Venom, a film in which aliens known as a “symbiotes” crash-land on earth and take over human hosts, should be dark and twisted, especially if one knows the original content of the comics. However, instead of the R rated film we wanted, we got the Pg-13 film we deserved.
Set in San Francisco. Eddie Brock – portrayed by the talented Tom Hardy (Mad Max: Fury Road, The Dark Knight Rises) – is an investigative journalist with an exceptional reputation. Brock is assigned to interview Carlton Drake, CEO of the villianous Life Foundation. Drake played by Riz Ahmed (Nightcrawler, Rogue One : A Star Wars Story) has his sights set on moving the entire human race from earth, using the symbiotes and his resources as the head of his company. Ultimately Brock’s life takes a turn for the worst when he challenges the CEO about on going court cases regarding missing people.
The film starts when the menacing Venom comes out to play. With presentable CGI, an unusual car chase highlights the extent of the creature’s power once fused with the right human. Only after this chase do we see malicious Venom in full form, teeth and tongue to match.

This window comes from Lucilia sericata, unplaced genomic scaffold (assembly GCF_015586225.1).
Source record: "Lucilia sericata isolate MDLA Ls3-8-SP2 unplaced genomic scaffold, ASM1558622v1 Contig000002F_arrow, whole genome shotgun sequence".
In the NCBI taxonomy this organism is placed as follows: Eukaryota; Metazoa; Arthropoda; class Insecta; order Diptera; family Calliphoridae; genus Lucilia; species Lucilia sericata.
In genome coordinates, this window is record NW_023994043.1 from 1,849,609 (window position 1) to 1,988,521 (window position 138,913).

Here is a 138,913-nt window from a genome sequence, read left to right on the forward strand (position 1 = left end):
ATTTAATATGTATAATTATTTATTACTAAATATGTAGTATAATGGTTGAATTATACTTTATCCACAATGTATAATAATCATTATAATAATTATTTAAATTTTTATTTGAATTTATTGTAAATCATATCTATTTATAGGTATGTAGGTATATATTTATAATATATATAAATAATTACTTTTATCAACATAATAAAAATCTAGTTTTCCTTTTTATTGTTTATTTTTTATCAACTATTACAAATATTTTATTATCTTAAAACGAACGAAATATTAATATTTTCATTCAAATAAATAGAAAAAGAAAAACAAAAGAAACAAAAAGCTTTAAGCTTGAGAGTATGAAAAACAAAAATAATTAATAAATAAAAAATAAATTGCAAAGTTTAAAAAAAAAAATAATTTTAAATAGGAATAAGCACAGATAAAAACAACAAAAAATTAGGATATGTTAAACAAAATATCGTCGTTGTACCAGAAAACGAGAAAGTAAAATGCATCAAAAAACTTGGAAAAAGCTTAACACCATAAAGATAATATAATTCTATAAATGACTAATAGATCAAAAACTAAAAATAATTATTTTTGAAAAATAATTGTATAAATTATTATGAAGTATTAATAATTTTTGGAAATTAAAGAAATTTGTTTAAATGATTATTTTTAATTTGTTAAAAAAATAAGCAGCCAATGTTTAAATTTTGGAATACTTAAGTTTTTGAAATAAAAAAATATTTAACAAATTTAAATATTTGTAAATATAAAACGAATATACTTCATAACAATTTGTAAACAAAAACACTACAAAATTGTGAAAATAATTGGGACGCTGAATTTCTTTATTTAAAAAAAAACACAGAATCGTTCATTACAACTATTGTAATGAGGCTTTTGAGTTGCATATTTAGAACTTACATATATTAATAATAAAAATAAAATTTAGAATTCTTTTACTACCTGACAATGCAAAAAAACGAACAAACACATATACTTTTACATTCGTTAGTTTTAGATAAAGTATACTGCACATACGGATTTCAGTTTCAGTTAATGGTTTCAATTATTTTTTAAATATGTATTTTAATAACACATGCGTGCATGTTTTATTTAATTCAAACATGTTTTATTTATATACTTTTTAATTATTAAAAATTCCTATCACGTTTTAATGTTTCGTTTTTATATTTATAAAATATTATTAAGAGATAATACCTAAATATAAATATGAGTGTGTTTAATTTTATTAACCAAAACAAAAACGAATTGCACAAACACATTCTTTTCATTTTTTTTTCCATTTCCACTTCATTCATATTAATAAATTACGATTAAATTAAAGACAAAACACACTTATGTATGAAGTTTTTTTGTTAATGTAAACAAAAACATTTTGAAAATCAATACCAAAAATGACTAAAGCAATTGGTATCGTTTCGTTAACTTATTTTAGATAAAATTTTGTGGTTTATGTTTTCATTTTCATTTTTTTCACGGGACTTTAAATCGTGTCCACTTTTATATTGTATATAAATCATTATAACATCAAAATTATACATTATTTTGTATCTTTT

Tom Hardy’s performance as Eddie Brock/Venom is the standout of a film that doesn’t stand out. The supporting cast is impressive, boasting the accomplished Michelle Williams (The Greatest Showman, Manchester by the Sea) along with Ahmed. However, both are let down by a lazy and predictable script.
Venom tries too hard to imitate the successful Deadpool format of an anti-hero with humour. Although it has its moments such as Tom Hardy biting the head off a lobster, it doesn’t reach the same level of the Ryan Reynolds vehicle or even Zombieland, the cult classic directed by Ruben Fleischer who was at the helm of this project. The action throughout is fine, though the final fight between Brock/Venom and Drake/Riot (the symbiote who merges with the baddie) is anticlimactic causing the film to just fizzle out.
That said, there are Easter eggs for the die-hard comic book fans, such as the line: “Eyes, lungs, pancreas – so many snacks, so little time,” – taken straight from Amazing Spider Man issue number 347, as well as an intriguing post-credits scene.
With a sequel planned featuring Woody Harrelson as famous villain Carnage – it would be ill-advised to follow the same Pg-13 route. Venom is meant to be dark and sick. He eats people’s heads. Here, we hear him doing it but we never see the twisted nature of the parasite. Instead Venom is “a loser”, the reason why he gets on with Eddie Brock. Ironically it sees himself in him.
The one reason to see this film is simple. Tom Hardy. He plays the conflicted Brock/Venom perfectly, turning the movie from a dark anti-hero story into a weird buddy flick. It’s because of him Venom is entertaining so if you wanted to relax and not take a film too seriously then it may be for you.